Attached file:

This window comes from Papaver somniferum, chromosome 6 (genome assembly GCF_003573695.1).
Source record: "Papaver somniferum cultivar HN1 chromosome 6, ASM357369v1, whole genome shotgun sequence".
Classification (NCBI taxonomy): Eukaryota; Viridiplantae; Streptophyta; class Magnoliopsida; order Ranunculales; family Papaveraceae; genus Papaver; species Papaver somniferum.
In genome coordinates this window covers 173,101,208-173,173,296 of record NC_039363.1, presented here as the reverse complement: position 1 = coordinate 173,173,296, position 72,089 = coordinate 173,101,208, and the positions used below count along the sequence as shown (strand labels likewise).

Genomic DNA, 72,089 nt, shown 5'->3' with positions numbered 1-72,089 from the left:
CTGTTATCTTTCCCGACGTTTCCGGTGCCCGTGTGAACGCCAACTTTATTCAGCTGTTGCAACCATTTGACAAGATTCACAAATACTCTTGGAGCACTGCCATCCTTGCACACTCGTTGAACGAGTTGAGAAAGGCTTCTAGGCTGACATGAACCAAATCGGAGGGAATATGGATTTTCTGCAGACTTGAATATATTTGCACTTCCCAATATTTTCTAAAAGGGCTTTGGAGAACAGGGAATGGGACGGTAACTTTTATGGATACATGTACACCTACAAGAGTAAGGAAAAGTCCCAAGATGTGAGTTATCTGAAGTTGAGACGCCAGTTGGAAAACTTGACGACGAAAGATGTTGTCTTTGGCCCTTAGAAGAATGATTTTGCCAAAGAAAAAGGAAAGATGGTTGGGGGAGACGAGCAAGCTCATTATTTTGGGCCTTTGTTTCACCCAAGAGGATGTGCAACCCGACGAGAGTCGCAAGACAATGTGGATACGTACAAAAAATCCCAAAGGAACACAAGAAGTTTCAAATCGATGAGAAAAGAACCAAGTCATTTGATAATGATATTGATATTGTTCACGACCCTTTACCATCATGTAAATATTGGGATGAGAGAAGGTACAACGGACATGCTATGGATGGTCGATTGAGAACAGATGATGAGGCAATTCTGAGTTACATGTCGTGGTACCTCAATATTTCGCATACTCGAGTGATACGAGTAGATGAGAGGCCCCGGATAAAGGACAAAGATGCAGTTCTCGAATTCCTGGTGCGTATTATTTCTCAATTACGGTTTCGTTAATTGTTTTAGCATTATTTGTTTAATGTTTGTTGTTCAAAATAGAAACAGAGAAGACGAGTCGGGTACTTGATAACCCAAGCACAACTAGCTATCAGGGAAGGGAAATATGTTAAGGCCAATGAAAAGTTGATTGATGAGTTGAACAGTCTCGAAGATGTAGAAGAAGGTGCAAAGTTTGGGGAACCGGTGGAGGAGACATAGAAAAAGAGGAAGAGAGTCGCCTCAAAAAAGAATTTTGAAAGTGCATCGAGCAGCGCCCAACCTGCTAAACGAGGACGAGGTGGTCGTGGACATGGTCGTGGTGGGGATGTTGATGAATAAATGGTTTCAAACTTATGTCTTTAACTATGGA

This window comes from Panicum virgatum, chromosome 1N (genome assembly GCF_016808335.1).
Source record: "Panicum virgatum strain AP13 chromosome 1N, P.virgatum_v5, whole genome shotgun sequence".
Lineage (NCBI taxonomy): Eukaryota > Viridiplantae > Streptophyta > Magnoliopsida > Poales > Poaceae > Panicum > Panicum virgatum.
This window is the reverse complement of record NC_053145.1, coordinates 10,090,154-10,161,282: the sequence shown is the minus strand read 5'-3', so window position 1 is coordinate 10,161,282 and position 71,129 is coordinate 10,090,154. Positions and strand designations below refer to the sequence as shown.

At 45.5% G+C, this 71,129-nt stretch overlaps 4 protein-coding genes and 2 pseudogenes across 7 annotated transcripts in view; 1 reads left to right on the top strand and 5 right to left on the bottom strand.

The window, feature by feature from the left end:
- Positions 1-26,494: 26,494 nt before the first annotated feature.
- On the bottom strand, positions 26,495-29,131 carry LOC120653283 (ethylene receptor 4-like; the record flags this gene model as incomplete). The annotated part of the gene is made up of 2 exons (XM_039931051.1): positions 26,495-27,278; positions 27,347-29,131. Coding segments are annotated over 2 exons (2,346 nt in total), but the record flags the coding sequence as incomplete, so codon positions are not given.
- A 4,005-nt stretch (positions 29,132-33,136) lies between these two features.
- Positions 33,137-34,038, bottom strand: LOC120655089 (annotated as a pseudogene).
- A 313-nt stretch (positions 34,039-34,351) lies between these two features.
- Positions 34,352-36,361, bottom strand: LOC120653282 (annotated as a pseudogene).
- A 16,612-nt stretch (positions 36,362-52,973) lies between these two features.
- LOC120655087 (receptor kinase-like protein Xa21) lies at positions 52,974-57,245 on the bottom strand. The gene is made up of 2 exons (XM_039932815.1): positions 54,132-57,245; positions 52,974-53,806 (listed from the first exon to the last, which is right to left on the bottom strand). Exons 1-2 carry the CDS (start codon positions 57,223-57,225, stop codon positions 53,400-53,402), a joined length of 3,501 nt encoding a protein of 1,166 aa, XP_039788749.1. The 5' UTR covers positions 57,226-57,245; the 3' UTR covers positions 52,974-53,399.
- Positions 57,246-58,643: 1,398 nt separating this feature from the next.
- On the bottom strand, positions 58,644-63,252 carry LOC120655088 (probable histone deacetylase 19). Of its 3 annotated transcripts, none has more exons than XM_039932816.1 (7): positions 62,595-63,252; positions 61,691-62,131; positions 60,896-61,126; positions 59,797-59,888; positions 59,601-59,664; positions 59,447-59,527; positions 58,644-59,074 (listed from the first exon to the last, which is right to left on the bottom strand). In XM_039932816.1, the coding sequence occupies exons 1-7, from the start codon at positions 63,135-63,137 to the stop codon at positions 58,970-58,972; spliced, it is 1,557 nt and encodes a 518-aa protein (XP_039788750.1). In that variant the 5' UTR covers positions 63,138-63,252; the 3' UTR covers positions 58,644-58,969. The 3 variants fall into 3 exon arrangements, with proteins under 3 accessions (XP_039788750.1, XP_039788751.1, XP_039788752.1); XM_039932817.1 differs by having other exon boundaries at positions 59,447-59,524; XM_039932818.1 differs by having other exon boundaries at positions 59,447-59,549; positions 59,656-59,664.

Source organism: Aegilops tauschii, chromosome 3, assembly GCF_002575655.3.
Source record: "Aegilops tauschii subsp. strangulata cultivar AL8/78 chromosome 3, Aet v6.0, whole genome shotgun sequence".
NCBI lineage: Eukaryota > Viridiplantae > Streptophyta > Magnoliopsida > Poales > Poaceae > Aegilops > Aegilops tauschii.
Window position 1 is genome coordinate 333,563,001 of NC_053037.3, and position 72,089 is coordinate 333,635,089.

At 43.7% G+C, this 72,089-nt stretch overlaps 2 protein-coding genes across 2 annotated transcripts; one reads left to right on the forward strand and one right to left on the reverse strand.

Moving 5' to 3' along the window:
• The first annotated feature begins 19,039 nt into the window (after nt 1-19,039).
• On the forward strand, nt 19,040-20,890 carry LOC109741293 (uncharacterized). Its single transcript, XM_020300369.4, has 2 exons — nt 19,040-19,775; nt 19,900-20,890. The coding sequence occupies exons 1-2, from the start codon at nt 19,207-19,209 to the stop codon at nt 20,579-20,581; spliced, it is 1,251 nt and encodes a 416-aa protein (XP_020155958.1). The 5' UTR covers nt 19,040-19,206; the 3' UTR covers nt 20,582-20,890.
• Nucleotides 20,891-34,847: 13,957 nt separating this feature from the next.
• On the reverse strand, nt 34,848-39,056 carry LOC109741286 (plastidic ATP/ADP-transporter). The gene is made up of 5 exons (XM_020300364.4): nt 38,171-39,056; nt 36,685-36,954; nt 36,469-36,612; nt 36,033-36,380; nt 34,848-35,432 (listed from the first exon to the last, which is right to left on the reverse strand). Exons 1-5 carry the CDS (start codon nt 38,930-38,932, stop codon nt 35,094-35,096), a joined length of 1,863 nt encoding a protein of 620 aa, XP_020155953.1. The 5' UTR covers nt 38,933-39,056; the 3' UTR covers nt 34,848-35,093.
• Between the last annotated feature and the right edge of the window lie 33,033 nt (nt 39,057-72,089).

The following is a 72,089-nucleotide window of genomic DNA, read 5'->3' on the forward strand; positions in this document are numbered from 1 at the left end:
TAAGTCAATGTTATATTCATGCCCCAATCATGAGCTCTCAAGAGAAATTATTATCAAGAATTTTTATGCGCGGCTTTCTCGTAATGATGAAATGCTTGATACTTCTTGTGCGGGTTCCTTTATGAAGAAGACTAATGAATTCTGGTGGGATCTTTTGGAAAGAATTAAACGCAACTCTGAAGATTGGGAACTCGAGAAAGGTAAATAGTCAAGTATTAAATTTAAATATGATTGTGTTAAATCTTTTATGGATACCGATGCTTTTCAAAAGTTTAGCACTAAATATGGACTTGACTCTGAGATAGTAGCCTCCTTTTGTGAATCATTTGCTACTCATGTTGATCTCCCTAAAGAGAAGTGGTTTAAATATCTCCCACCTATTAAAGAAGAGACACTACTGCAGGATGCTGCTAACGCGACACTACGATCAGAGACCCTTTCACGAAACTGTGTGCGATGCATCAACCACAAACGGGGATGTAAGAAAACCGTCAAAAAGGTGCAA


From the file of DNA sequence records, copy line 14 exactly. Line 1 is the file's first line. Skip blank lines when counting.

- On the bottom strand, positions 26,495-29,131 carry LOC120653283 (ethylene receptor 4-like; the record flags this gene model as incomplete). The annotated part of the gene is made up of 2 exons (XM_039931051.1): positions 26,495-27,278; positions 27,347-29,131. Coding segments are annotated over 2 exons (2,346 nt in total), but the record flags the coding sequence as incomplete, so codon positions are not given.